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Holy Sanctimony

Molière's surgical comedy of religious manners and hypocrisy crackles in a cunning translation by Richard Wilbur packed with more verbal firecrackers than a Sondheim song.


Let Us Prey: Brian Bedford and Henry Goodman in Tartuffe.  

Louis XIV, who for five years allowed the religious right to elicit a ban on Molière’s Tartuffe, was neither puritan nor prude. But he perceived, according to a contemporary account, the great resemblance between those with “true devotion . . . and those whose vain exhibition of good works did not prevent them from committing bad ones.” Is there no similarity between John Ashcroft, doubtless a good Christian, and Tartuffe, Molière’s religious hypocrite? The one has a classic nude statue covered up for his TV appearance, the other makes a tremendous show of having the maid Dorine cover up her décolletage.

“The play is not a satire on religion,” says its brilliant translator, Richard Wilbur. Maybe not, but Molière’s comedies say more than they seem to. Thus Orgon, Tartuffe’s dupe, is also a man who exploits the impostor’s moral authority for his own authoritarian ends. And thus the too-good-to-be-true ending is not only useful flattery of the king, but also a deus ex machina so blatant the author surely wants us to disbelieve it.

The present director, Joe Dowling, does some amusing things here if you haven’t seen in his earlier mounting the very same gags. The design team (John Lee Beatty, Jane Greenwood, Brian MacDevitt) is as stout as can be, although a couple of costumes could have used a little understatement, and one wonders why a dialect coach was necessary. To make the British actors sound less British? Actually, they are the best. Henry Goodman’s Tartuffe is properly—which is to say not excessively—smarmy, Brian Bedford’s Orgon almost too charmingly obtuse, and Rosaleen Linehan’s Madame Pernelle matchless. All the women do well, though the worthy J. Smith-Cameron’s Dorine would have been twice as good doing half as much.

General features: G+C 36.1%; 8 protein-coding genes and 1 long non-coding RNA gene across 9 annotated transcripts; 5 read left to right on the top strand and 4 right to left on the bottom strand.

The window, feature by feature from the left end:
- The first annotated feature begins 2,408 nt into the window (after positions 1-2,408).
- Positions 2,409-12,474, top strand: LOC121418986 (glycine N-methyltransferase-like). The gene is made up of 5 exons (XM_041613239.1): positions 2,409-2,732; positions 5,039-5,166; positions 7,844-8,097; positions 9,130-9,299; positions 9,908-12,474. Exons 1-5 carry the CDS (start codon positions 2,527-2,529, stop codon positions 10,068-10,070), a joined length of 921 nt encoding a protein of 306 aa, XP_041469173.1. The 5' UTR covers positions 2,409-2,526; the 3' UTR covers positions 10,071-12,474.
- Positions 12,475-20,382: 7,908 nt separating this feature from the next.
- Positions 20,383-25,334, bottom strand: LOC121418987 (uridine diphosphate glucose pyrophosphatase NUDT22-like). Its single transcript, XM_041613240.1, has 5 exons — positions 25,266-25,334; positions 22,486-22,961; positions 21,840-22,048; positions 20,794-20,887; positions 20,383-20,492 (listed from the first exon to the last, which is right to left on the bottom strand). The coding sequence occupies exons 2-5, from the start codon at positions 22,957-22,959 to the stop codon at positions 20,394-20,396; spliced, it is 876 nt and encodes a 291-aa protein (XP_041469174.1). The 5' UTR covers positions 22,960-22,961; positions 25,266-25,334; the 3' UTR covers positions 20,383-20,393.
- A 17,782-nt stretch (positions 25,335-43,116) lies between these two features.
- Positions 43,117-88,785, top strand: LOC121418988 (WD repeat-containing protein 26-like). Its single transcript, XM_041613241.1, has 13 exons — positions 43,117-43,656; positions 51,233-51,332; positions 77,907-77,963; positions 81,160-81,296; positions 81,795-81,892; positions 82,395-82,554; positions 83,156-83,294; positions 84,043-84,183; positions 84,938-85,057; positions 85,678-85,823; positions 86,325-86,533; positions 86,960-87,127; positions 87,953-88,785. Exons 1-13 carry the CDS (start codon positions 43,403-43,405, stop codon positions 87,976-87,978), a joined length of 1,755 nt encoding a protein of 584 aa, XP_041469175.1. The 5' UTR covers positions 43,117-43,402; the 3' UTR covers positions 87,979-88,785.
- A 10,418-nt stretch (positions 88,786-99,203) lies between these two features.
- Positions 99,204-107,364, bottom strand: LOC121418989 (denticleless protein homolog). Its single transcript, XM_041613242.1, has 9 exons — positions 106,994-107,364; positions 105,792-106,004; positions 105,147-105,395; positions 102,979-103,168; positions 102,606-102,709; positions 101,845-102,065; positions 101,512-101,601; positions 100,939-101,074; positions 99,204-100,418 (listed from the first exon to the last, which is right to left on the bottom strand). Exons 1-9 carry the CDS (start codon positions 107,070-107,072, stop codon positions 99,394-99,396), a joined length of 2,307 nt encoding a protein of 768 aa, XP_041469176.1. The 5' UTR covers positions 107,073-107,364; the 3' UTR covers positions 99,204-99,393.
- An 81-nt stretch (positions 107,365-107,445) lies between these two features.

Except for the aforementioned two, the men are poor. John Bedford Lloyd’s Cléante, the raisonneur, is a stevedore; T. R. Knight’s Damis, a lumpen pipsqueak; Jeffrey Carlson’s Valère, a feeble fop; Erik Steele’s Officer, at best a dogcatcher; and Philip Goodwin, who can make even the smallest part unbearable, a sickening Loyal.

But the verse translation, wherein Wilbur at times surpasses the original, is sheer joy, like listening to classical music in a flawless concert. You may not want to see this Tartuffe, but you surely want to hear it.

If you raised an eyebrow at “surpasses the original,” let me offer some examples. Take Tartuffe’s response to Cléante’s argument for getting Orgon to rescind the expulsion of his son: “Mais, après le scandale et l’affront d’aujourd’hui, / Le Ciel n’ordonne pas que je vive avec lui.” Literally: “After today’s scandal and affront, / Heaven does not command that I live with him.” Wilbur: “But I am not commanded by the Bible / To live with one who smears my name with libel.” Not only is this pithier, it also has that wonderfully surprising yet apt and euphonious rhyme.

And how well Wilbur captures character in language. Molière’s Tartuffe, in trying to seduce Elmire, answers her recrimination with “L’amour qui nous attache aux beautés éternelles / N’étouffe pas en nous l’amour des temporelles.” “The love that binds us to eternal beauties / Does not stifle in us love of temporal ones.” Note that rhyming two adjectives in -elles is rather facile, and that “temporal” is the predictable counterpart to “eternal.” Now for Wilbur: “A love of heavenly beauty does not preclude / A proper love for earthly pulchritude.” We get here the triple alliteration in p, the delightfully unforeseen rhyme, and just the word, pulchritude, that an oily and pompous fellow would use. Wilbur is easily one of our best translators of lyric poetry as well, but when it comes to Englishing French verse drama, he simply has no equal.


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